Filling up a 100-gallon RV tank is expensive. But the price of fun can be significantly decreased by switching from diesel to solar.
Benefits to solar on an RV
RVs running partially on solar power have the potential to disconnect themselves completely from civilization. They could run their engine and generator on solar, rather than having to rely on gas.
The up-front cost of an RV-installed solar system includes:
- About 300 watts of solar panels. This shouldn’t cost more than $400.
- An inverter. Inverters convert solar energy, which is DC, into AC, which is more usable. They cost about $100.
- An alternator. While there is one alternator already charging the battery of your RV, a second alternator is required to charge the solar battery. These also cost about $100.
- A lithium battery. A battery storage of 5 kWh is usually plenty. Lithium batteries tend to cost $500/kWh, so this would cost a total of $2,500.
If this seems like too much of a commitment, another option is to use portable solar panels, and set them up outside your RV once you get to your campsite. Using portable solar panels over installed includes much less of an up-front cost with similarly proportioned benefits.
A portable solar panel system requires:
- At least 100 watts of solar panels, which would cost $100.
- An inverter, which still costs about $100.
- An alternator, again, at $100.
- Maybe a battery. The cost depends on the size of the battery, but you can find some with 300Wh (or 25% what your fridge uses in a day) that cost less than $300. A battery this size couldn’t power your engine, but it would power smaller appliances throughout the night.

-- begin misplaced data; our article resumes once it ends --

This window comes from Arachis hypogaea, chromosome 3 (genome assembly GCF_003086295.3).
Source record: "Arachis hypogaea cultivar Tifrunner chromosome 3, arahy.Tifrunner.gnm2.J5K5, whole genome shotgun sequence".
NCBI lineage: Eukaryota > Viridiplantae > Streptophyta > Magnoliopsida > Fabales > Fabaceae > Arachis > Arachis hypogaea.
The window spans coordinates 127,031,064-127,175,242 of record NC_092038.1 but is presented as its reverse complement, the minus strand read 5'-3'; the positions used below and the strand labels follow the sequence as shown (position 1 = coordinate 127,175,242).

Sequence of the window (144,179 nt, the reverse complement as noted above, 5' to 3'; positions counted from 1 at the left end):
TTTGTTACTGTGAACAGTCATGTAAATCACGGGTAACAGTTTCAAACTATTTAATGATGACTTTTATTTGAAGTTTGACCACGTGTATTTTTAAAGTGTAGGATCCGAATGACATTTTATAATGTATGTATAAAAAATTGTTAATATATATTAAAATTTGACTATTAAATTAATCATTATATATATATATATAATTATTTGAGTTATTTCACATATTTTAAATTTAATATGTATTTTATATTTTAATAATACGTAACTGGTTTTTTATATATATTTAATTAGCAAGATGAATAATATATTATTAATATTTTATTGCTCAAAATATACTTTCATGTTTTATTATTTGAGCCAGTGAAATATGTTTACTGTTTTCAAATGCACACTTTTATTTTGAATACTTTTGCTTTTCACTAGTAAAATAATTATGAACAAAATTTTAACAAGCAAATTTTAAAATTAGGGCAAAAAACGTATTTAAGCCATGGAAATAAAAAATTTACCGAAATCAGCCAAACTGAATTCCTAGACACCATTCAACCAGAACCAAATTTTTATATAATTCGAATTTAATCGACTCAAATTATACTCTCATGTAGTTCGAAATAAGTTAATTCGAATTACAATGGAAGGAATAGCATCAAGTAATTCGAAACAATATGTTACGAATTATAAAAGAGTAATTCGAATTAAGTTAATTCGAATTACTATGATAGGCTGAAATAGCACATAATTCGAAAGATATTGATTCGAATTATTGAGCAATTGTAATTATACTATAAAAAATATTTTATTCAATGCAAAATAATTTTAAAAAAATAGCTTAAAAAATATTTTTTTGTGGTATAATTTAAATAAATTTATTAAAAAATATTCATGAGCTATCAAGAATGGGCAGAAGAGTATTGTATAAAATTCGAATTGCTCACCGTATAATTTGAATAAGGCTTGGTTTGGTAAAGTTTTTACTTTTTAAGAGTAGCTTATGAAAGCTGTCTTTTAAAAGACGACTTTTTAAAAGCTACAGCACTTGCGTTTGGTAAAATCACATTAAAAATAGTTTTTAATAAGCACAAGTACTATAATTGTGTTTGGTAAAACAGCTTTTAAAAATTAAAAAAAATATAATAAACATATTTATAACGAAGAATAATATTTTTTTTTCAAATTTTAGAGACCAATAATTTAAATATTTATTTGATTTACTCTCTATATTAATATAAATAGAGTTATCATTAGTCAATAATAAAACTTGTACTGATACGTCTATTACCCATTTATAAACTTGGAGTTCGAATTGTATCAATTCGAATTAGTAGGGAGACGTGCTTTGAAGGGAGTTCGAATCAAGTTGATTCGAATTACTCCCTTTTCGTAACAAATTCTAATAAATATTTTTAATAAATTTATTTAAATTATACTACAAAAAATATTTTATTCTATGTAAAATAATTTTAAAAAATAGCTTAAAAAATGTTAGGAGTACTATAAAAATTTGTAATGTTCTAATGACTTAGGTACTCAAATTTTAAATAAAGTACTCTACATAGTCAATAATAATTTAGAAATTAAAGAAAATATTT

(Be sure to consult with an electrical engineer or solar installation company before trying to set this up on your own.)
While you don’t necessarily need a battery, it’s always useful. But as this is the most expensive part of the system, feel free to cut it out until you’re sure it’s worth it. Not buying a battery means that you can only use solar power while the sun is out, so you’d have to cook and shower in the daylight, and you couldn’t use solar power instead of diesel while driving.
Costs involved in RV travel
RV road trip expenses include gas mileage, running the generator, paying for campsites, and paying for food and entertainment.
Campers get a gas mileage of only 10 miles/gallon. They typically run on diesel, which costs about $4/mile. For a 1,000 mile road trip, at 50 miles a day and about $3.00/gallon, gasoline costs $15/day, or $300 total. A solar system with a battery would eliminate this expense.
Running basic electrical needs in an RV, such as air conditioning, uses an average of 1 gallon per 3 hours. Assuming you’re in your RV 12 hours a day, cooking, showering, and running the air conditioner, this costs $12.00/day, or $240 total. A solar system would also eliminate this expense.
Camping expenses are about $15/night, or $300 total. Visiting national parks and eating out can increase the expense by $500.
These numbers added together give a total RV road trip cost of $1,300.
Cost benefits of solar over diesel
For an initial cost of installed solar panels of $3,100, you could save $540 on each of your 1,000-mile, 20-day RV road trips. After only 6 of these trips, you’ll be earning your money back.
For an initial cost of portable solar panels, even without a battery, this system would save you $240 per 1,000-mile, 20-day trip.
The panels, inverters, alternators, and batteries can sometimes come as sets, which also might decrease your overall cost.
If you’re looking for a way to spend days at a time away from civilization on your road trips, using a solar panel system and storing produced energy in a battery is the way to go. Not only does it allow you to travel without gas for thousands of miles, but it also saves money in the long run (and helps the environment).